The twins Tweedledee and Tweedledum were cast with Eydie Gormé and Steven Lawrence, who were performing at Harrah's Reno Casino. The duo flew, after their midnight casino engagement, to Los Angeles, reporting at 6:00 a.m. to the MGM Studio rehearsal room, joining the choreographer to learn their dance routine. Dressed in identical matching "mouse grey" colored top and bottom velour fabric sweats and sport sneakers, Gorme and Lawrence, their identical natural short close clip naturally curly salt and pepper grey hair, actually looked like a pair of twins; the same height, and body shapes in their velour grey sweats! Entering the stage set area where a forest dell had been set up, Gorme and Lawrence examined their performance area. Irwin Allen was standing with the Production Designer in conversation, as he observed his stars entering their production area. As Gorme and Lawrence walked over to greet Allen, he hastily asked, "Which one is Eydie and which one is Steve?" He was told, "Eydie is on your left, and Steve is on your right".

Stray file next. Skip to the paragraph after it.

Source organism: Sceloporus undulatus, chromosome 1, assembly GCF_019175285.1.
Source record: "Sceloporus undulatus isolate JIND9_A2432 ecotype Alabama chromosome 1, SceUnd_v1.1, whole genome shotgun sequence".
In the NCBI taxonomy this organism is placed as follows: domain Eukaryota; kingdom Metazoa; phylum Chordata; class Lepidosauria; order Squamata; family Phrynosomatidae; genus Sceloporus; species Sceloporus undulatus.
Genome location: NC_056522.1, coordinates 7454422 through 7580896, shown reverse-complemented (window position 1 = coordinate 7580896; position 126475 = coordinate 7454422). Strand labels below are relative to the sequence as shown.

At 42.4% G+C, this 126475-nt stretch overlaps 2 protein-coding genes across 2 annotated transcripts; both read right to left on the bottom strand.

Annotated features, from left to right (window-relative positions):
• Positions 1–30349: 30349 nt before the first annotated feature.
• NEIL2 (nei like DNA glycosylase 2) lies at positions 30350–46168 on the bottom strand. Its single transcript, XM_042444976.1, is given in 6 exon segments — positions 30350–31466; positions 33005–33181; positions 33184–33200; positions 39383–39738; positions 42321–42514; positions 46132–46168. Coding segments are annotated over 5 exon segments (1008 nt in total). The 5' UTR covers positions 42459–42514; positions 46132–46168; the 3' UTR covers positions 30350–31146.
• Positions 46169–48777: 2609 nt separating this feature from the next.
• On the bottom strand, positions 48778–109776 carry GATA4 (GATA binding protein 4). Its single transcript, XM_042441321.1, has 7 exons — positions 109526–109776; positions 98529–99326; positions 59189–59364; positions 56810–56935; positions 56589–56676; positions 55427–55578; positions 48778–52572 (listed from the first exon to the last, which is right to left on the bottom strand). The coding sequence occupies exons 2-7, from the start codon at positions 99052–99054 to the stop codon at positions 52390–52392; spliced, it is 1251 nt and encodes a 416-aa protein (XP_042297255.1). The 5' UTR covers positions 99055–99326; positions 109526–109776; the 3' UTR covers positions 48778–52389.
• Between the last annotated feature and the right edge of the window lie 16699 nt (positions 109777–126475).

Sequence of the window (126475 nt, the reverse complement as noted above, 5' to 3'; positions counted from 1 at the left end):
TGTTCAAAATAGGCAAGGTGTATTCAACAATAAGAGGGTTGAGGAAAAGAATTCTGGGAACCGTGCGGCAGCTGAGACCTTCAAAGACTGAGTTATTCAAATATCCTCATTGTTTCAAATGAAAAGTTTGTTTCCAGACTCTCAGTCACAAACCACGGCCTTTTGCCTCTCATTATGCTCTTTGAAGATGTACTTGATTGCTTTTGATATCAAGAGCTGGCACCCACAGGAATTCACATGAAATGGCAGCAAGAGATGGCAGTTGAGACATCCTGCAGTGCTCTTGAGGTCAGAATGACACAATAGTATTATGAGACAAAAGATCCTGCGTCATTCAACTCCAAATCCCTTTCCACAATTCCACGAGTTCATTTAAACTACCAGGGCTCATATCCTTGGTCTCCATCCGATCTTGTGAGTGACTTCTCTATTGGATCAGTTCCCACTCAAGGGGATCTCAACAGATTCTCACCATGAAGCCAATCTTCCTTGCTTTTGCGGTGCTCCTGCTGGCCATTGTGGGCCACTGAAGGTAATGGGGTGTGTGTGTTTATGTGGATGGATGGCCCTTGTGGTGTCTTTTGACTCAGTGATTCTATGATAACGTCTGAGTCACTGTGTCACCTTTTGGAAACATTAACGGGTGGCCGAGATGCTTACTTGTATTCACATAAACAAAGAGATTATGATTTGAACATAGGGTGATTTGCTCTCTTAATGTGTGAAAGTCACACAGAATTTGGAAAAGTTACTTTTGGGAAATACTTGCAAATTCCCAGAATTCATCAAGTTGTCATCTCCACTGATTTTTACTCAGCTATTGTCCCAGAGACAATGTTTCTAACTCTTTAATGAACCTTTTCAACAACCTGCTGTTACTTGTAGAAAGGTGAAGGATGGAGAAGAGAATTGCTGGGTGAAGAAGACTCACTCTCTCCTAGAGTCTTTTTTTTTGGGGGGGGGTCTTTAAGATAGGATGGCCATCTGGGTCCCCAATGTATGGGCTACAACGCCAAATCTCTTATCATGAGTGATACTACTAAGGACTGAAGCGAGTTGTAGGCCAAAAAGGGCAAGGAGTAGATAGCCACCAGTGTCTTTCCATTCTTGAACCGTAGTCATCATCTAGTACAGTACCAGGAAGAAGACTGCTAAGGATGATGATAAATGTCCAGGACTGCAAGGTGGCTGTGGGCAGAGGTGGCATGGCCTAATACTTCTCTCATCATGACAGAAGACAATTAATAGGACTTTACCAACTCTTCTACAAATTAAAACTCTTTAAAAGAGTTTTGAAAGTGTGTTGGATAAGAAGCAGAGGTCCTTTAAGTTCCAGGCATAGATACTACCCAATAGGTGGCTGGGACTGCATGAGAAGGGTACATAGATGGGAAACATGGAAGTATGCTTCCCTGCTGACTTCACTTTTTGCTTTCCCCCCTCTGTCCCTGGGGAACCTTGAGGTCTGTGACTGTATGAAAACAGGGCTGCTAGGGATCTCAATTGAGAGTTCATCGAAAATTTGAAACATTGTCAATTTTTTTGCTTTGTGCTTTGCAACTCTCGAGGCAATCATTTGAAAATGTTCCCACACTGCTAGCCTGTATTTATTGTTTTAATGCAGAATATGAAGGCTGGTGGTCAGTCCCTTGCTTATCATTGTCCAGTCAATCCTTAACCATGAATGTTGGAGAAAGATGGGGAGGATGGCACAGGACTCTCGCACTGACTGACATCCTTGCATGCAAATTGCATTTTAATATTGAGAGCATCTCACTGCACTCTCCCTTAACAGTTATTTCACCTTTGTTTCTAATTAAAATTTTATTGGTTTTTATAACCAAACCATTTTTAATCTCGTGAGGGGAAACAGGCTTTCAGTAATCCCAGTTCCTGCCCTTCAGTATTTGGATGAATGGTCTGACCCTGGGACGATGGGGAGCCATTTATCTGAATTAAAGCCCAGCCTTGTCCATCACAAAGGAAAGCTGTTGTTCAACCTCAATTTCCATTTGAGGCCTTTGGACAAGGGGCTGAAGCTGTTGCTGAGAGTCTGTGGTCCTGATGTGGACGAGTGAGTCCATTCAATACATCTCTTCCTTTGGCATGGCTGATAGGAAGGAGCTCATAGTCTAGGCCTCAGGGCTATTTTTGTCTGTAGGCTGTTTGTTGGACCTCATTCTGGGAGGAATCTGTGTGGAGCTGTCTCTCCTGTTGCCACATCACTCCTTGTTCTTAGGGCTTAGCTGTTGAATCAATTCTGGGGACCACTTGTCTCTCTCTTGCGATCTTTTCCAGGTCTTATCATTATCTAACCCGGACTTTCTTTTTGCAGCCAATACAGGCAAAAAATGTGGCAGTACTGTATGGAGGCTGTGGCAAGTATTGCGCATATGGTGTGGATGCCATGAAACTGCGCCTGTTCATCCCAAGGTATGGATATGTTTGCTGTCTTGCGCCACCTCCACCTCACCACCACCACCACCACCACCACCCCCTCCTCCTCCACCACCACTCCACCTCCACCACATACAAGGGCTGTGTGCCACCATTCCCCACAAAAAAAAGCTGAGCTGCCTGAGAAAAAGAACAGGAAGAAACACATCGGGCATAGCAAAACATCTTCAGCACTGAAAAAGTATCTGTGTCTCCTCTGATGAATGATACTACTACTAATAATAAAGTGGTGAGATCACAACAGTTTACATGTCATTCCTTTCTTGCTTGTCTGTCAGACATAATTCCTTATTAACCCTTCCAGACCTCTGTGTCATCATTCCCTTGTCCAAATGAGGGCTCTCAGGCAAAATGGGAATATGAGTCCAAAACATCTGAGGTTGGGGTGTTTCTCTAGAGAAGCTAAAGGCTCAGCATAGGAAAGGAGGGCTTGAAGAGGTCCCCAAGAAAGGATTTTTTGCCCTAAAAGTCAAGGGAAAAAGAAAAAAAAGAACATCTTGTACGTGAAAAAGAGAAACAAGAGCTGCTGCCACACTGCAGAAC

Natalie Gregory and Sharee Gregory are sisters in real life as well as in the movie.
Natalie Gregory is naturally a brunette, and did the entire miniseries wearing a blonde wig.